Yet the biggest costs associated with these floating behemoths are on land — at the ports that are scrambling to accommodate them. New cranes, taller bridges, environmentally perilous dredging, and even wholesale reconfiguration of container yards are just some of the costly disruptions that might be needed to receive a Benjamin Franklin and service it efficiently. Even when taxpayers foot the bill for such upgrades, the costs can be passed on to vessel operators in the form of higher port fees.

Under such circumstances, you’d think that ship owners would start to steer clear of big boats. But, fearful of falling behind the competition and hoping to put smaller operators out of business, they’re actually doing the opposite.

{ Bloomberg | Continue reading }

‘We may also attack simply to become aware of our own strength.’ —Nietzsche

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We found that women experience more jealousy toward women with cosmetics, and view these women as more attractive to men and more promiscuous.

{ Perception | Continue reading }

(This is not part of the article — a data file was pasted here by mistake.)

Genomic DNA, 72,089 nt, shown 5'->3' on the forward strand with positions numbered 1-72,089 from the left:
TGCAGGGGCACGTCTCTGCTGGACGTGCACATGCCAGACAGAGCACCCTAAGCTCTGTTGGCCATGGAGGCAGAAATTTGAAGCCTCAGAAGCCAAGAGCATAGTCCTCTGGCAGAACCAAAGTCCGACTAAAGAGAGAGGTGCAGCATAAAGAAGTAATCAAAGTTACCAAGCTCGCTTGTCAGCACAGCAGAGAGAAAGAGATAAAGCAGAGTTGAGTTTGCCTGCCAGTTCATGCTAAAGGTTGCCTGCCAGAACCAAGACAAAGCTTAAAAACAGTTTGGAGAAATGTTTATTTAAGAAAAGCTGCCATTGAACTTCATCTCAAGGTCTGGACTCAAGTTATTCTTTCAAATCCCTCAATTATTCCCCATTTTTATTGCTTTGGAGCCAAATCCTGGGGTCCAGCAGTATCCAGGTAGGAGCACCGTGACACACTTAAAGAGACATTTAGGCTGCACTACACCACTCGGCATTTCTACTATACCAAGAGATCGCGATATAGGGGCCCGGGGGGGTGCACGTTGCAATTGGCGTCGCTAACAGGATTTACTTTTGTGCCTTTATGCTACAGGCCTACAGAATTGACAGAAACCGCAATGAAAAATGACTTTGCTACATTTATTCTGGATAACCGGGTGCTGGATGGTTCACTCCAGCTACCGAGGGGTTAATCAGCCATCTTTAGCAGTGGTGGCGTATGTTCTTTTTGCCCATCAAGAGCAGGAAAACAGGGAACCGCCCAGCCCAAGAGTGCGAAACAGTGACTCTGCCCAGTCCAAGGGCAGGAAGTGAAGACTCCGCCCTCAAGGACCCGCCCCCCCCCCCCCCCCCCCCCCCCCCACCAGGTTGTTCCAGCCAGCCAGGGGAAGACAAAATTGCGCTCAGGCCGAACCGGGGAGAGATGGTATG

photo { Bon Jane }

One of Spinoza’s main mereological assumptions is that parts are prior to their whole

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Cioffi endorses the Oxford comma, the one before and in a series of three or more. On the question of whether none is singular or plural, he is flexible: none can mean not a single one and take a singular verb, or it can mean not any and take a plural verb. His sample “None are boring” (from the New Yorker, where I work) was snipped from a review of a show of photographs by Richard Avedon. Cioffi would prefer the singular in this instance — “None is boring” — arguing that it “emphasizes how not a single, solitary one of these Avedon photographs is boring”. To me, putting so much emphasis on the photos’ not being boring suggests that the critic was hoping for something boring. I would let it stand. […]

that usually precedes elements that are essential to your sentence’s meaning [restrictive], while which typically introduces ‘nonessential’ elements [non-restrictive], and usually refers to the material directly before it.” Americans sometimes substitute which for that, thinking it makes us sound more proper (i.e. British). On both sides of the Atlantic, the classic non­restrictive which is preceded by a comma.

{ The Times Literary Supplement | Continue reading }

How say you by the French lord, Monsieur Le Bon?

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Citigroup is suing AT&T for saying thanks to its own loyal customers […] Citigroup has trademarks on the phrases “thankyou” and “Citi thankyou,” as well as other variations of those terms.

{ Ars Technica | Continue reading }